- Sep 2020
loss of Silesia
Conquered from Maria Theresa during the War of Austrian Succession in violation of the Pragmatic Sanction of 1713, to which Frederick was a signatory.
In many ways, this is seen as an example of Realpolitik, in which a nation's strategic strength is the determining factor in how it conducts policy (rather than promises or a sense of honour). This is a concept that will become increasingly important in Prussian policy into the 19th century, under Bismarck.
while a Minister’s view is always slanted on matters that affect his own interests, so that instead of promoting deserving persons he will fill the places with his own creatures, and will try to strengthen his own position by the number of persons whom he makes dependent on his fortunes;
Here, we see a distrust of Democratic systems, commoners, and burgher-capitalism.
The thread of logic is that people from lower classes - coming from positions of less power and wealth - are more susceptible to corruption as they attempt to shore up their own interests by surrounding themselves with flunkies and sycophants.
The nobility, on the other hand, need no such false assurances.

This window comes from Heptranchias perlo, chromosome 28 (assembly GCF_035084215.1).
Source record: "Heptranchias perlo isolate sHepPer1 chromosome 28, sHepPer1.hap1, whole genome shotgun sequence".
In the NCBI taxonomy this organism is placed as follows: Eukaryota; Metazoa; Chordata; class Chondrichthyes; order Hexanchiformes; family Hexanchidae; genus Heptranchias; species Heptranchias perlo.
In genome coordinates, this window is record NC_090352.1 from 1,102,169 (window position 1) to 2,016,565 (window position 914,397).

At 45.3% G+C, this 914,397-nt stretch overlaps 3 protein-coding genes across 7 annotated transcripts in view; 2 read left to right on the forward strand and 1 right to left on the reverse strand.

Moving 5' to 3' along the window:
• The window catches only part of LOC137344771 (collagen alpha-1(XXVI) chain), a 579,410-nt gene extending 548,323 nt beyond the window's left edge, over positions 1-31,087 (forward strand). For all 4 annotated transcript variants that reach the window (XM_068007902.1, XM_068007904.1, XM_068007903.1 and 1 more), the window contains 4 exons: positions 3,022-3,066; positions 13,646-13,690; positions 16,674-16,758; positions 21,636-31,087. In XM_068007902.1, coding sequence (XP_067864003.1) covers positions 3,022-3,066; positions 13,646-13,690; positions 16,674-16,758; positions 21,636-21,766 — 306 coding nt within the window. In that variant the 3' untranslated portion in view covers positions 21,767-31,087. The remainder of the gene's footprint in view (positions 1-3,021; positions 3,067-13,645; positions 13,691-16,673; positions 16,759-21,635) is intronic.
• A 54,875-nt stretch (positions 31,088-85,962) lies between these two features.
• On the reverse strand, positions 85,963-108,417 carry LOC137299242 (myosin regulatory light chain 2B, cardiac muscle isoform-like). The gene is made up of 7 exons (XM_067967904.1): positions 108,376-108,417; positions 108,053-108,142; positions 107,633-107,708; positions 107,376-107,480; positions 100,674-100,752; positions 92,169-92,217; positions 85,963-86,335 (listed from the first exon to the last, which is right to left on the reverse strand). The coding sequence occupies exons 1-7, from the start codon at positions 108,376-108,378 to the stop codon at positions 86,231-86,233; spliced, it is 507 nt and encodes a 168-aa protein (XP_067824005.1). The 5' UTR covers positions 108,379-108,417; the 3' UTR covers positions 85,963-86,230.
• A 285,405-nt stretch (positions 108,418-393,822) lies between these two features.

itis necessary for the sovereign to conduct his business himself, because he will, if he is wise, pursue only the public interest, which is his own
Here, Frederick seems to be touching on a key concept of absolutist thought: that the sovereign is the state. In some ways, this seems a natural evolution from the earlier concept of divine right (the sovereign as chosen by God). If the sovereign really is divinely chosen, who else is better qualified to dictate policy or to know what is best for their people?
Today, Frederick is considered an enlightened absolutist (a position he shares with Catherine the Great of Russia and Maria Theresa of Austria). These rulers were absolute monarchs who tried to apply the principles of the Enlightenment in their rule for the betterment of their subjects.
- divine right
- 18th century
- Maria Theresa
- Silesian Wars
- War of the Austrian Succession
- enlightened absolutism
- Pragmatic Sanction